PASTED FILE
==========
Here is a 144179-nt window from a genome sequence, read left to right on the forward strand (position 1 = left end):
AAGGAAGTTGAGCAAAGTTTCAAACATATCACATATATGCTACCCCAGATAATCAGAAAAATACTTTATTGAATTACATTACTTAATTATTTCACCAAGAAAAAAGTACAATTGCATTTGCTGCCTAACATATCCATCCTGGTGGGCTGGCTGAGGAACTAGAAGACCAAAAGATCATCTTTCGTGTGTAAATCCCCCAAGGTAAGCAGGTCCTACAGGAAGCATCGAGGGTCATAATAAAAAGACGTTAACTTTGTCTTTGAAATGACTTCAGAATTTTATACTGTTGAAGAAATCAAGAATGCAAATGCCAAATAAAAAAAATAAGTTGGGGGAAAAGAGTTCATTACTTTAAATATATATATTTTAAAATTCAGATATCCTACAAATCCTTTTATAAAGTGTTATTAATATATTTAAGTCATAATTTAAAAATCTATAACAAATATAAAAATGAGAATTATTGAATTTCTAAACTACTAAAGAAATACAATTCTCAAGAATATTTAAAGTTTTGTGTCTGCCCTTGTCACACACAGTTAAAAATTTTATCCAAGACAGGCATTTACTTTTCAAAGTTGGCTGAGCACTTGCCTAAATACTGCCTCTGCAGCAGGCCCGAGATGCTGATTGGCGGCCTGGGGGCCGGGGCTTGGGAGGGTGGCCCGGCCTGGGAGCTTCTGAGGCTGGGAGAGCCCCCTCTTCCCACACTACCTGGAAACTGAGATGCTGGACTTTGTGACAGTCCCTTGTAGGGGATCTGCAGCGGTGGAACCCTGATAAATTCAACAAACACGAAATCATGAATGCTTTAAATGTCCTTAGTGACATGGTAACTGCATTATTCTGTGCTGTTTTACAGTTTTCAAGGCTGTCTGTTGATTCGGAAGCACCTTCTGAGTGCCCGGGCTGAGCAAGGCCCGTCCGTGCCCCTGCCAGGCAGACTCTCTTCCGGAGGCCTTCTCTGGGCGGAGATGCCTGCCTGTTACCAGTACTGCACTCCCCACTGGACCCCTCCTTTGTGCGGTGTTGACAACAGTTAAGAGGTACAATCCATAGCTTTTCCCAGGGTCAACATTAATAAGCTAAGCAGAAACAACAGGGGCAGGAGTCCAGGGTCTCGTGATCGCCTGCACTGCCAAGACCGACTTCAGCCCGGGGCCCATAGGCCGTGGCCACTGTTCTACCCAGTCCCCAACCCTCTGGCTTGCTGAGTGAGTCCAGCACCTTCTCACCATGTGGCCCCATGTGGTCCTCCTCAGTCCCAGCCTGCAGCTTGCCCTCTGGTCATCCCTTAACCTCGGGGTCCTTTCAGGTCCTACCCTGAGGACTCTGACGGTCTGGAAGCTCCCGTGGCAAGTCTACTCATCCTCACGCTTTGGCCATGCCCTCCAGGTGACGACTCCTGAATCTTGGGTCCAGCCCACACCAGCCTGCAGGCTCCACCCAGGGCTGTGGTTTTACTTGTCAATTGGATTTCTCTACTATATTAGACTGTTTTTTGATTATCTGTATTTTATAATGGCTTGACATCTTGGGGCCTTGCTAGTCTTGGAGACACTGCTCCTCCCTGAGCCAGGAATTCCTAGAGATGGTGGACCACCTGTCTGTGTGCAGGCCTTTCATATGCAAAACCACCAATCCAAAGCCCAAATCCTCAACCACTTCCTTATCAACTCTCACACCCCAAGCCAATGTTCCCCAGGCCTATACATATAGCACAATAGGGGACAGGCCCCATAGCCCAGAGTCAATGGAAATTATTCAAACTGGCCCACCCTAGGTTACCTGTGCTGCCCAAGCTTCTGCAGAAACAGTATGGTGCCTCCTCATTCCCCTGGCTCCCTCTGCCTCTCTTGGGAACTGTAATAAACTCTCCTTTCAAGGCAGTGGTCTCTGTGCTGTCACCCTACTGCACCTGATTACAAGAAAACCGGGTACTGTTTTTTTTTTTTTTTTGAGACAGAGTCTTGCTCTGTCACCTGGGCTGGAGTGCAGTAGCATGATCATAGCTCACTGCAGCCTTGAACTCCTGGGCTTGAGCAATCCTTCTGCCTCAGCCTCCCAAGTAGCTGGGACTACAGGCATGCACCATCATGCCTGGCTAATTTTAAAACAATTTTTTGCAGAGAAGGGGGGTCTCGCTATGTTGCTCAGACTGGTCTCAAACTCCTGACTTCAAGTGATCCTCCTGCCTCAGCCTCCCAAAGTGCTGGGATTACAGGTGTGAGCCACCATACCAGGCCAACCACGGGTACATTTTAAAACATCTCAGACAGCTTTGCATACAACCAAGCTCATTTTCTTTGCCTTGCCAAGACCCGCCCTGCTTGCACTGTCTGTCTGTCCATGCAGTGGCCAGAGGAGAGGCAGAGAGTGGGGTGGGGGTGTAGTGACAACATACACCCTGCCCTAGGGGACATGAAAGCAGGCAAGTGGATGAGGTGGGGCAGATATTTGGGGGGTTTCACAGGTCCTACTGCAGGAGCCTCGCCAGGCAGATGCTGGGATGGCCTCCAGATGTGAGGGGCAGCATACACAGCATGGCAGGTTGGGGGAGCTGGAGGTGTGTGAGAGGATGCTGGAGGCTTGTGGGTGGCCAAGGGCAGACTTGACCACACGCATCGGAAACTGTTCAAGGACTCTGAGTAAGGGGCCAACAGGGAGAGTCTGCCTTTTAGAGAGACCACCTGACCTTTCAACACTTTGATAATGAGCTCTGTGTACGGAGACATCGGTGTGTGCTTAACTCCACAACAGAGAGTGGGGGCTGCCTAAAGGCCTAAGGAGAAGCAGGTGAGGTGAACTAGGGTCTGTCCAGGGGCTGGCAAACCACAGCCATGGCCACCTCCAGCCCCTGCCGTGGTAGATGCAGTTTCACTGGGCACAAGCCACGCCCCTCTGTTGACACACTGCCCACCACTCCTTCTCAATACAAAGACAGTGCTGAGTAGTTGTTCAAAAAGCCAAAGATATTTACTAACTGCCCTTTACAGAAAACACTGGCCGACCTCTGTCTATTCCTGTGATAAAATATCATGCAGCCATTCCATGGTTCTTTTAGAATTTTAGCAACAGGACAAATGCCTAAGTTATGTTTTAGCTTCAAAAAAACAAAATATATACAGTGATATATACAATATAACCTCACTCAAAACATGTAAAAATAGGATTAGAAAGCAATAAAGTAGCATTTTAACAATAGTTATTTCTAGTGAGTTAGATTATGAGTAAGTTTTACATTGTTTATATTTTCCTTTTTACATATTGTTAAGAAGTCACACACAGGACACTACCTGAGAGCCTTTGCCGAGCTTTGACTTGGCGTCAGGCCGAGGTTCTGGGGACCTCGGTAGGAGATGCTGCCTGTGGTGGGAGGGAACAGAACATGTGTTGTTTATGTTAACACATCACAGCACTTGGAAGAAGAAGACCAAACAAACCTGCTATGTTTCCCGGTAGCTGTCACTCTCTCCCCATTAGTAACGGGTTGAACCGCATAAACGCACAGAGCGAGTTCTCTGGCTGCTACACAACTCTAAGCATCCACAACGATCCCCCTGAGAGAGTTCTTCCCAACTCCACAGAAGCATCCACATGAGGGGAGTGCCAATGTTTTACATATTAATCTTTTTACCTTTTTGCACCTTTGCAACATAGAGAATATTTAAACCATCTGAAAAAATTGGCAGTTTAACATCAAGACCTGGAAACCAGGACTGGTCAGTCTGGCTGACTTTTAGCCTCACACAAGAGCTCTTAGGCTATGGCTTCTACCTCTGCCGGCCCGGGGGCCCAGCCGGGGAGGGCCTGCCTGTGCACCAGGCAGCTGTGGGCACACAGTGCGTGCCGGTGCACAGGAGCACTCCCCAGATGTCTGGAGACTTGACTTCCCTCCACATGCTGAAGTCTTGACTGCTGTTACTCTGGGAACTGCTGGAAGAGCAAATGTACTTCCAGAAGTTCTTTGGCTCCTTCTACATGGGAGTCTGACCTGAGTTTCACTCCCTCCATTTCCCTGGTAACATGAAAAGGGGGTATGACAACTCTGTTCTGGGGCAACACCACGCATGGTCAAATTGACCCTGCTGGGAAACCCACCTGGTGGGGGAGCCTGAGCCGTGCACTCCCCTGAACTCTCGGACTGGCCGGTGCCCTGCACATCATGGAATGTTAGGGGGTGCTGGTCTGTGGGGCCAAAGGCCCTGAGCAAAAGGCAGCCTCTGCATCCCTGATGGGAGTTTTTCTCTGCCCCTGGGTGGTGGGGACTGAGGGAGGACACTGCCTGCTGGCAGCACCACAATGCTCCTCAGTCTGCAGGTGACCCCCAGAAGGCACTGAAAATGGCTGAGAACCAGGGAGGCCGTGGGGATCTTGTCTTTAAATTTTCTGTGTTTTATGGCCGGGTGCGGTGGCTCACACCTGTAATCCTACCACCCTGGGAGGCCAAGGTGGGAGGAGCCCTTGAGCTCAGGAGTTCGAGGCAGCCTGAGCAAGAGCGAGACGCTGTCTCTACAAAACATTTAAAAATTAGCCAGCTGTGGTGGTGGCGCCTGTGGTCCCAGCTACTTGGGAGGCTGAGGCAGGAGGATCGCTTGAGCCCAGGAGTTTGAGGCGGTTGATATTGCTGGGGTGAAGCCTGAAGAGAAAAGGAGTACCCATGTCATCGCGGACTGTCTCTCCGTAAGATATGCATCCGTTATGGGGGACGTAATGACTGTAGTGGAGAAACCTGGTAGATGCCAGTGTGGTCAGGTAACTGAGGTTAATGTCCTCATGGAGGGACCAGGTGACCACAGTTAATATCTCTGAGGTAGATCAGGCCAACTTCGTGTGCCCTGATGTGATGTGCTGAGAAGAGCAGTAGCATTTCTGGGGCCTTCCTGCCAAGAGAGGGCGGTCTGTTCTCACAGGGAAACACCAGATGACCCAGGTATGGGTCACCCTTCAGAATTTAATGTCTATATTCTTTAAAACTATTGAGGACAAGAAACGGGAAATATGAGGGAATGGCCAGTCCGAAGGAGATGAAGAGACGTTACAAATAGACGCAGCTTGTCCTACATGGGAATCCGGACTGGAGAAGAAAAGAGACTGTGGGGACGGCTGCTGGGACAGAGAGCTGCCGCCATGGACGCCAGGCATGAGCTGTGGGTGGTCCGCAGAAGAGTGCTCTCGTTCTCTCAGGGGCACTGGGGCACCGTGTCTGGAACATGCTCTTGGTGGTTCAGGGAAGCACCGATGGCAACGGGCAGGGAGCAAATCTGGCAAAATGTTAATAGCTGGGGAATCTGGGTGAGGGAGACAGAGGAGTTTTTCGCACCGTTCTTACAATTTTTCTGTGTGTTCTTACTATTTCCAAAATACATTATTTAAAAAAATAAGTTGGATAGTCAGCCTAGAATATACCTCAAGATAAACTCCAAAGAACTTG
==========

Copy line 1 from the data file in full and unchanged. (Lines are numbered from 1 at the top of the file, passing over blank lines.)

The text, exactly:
Here is a 144179-nt window from a genome sequence, read left to right on the forward strand (position 1 = left end):